For me as an individual, I came away from the conference with a sense of pride in my profession and confidence in the skills and strengths that I can bring to any IT project. I have used new tools and techniques that I learned at the conference, such as systems thinking and prototyping. I’ve also been following my manifesto for fun at work, which I spoke about in my UCISA blog post. Ultimately, the conference motivated me to aim higher and in March 2018, I was appointed to the post of Portfolio Manager for Enterprise Systems. This new role gives me the opportunity to leverage my business analysis skills to facilitate strategic decision-making at the University.
My learning from the conference has also been shared with my immediate team and it’s enabled us to improve our BA practice. We now meet fortnightly to share knowledge and work together on problems. In particular, we’ve been focusing on how we can support agile development practices; this was a hot topic at the conference and the discussions I had with other BAs have informed our thinking here at the University. I’ve also worked with my team to improve the Business Analysis section of our project toolkit, which is a shared resource open to everyone at the University.
I’ve shared my insight from the conference with others outside of our team, for example in a presentation at YO10, our community of practice for staff interested in business change. I’ve also used my conference learning to support Sarah Peace in preparing for a workshop on IT communications with the UCISA Support Services Group.
I also presented my conference takeaways at the Higher Education Business Analyst Forum in London so that my peers in HE could benefit from my experience. I’m still in touch with some of the BAs that I met at the conference via LinkedIn and Twitter and feel that I have a bigger network to tap into than I did before the conference.
Interested in finding out more about a UCISA bursary, then visit UCISA Bursary Scheme.
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A manifesto for fun at work

Kathryn Woodroof
Business Analyst
University of York

 

 

Lessons from the IRM UK Business Analysis Conference Europe 2017

Kathryn Woodroof was funded to attend this event as a 2017 UCISA bursary winner

This year I was able to attend the annual Business Analysis Conference Europe thanks to a bursary from UCISA.  The three day conference was held in London and brought together Business Analysts from all sectors. I expected to gain more knowledge of our practice, learn from other BAs and perhaps get a new perspective on managing change.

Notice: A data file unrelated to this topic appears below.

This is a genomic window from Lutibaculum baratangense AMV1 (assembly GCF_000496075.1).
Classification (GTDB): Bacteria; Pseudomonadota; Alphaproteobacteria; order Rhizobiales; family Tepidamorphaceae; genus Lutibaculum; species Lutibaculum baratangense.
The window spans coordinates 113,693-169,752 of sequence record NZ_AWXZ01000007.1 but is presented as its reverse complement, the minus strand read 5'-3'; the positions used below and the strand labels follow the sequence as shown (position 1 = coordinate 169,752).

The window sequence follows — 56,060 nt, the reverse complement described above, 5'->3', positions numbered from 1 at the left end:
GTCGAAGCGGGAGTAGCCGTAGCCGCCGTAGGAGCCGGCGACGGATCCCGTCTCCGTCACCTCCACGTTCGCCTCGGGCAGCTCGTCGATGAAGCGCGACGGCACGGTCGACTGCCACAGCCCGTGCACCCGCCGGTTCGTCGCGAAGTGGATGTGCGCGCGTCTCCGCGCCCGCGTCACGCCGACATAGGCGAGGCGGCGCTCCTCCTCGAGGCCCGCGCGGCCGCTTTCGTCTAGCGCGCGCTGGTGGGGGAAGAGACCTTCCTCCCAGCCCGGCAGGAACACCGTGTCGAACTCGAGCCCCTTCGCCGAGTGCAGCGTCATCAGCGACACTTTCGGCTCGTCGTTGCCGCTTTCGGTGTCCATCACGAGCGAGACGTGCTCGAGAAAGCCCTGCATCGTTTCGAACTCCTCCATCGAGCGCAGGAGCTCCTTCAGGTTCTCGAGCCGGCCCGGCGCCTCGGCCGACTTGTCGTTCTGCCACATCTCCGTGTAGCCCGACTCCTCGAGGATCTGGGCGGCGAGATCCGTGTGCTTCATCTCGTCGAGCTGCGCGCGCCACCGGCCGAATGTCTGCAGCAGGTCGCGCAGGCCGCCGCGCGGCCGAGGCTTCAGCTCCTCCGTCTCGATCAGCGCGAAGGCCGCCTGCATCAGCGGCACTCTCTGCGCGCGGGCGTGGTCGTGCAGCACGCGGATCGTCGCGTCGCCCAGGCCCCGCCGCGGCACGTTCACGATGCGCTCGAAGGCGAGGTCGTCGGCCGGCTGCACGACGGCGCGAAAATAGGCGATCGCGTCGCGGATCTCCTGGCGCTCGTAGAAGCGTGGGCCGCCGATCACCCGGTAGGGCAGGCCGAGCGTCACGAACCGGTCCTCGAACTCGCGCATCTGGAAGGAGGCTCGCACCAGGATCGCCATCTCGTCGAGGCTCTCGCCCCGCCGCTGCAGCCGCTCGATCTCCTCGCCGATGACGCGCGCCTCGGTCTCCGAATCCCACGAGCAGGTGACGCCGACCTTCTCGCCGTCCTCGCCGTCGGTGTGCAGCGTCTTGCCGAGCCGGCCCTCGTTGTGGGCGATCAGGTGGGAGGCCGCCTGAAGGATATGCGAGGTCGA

But what I didn’t expect was to have so much fun!  I had fun in workshops and seminars, during coffee breaks, and when listening to guest speakers such as Graeme Simsion and Miles Hilton-Barber.  Creativity and fun were everywhere you looked and the importance of having fun at work was my most valuable takeaway from the conference.

During a workshop co-facilitated by our business analysis colleague Tina Lovelock from the University of Leeds, we learned that having fun builds engagement, promotes learning and increases productivity. But we also learned that more than a third of workers had not taken part in any fun activities during the past six months. We realised that, as Business Analysts, we have more opportunity than most to have fun and be creative at work. Tina, Debra, Lawrence and Sandra led the way with a Top Trumps game for BA techniques.

Since the conference, I’ve been reflecting on how I can enable the customers, users and developers that I work with to have fun at work and realise some of those benefits. I’ve come up with a fun manifesto, which is now on the wall next to my desk. Here it is:

1.  Treat fun as a measure of success

I use a visual agenda to set the tone in workshops that I facilitate and I’ve often “have fun” as an outcome of the workshop.

2.  Create an open environment where fun and creativity can happen

Consider how to use the space that you have in a different way in order to experience different thinking. For example, designate each corner of a room to a stakeholder (e.g. student, academic) and ask people to move around the room and consider a problem from each perspective.

3.  Get physical

Move around as much as possible during the working day and especially during workshops and meetings.  Go outside.  Fun and inspiration are rarely found at your desk.

4.  Use visuals, games and activities to have fun

During the 4pm slot at a recent HE BA Forum, I used a Kahoot! quiz and imaged-based slides to keep everyone engaged.

5.  Break out the tunes

Listening to music can elevate your mood, lead your thoughts to somewhere else, and connect you to other people.  I often play background music during workshop activities – it’s also useful for keeping to time.

6.  Eat, drink and be merry

Celebrate successes, milestones and ordinary days with shared food and drink.

Of course, I can’t apply this manifesto in every situation.  But where I can, I will, because I believe that we should all be able to experience the benefits of having fun at work.

I’ll leave you with this final thought from Richard Branson. “Some 80% of your life is spent working. You want to have fun at home; why shouldn’t you have fun at work?”

Interested in finding out more about a UCISA bursary, then visit UCISA Bursary Scheme.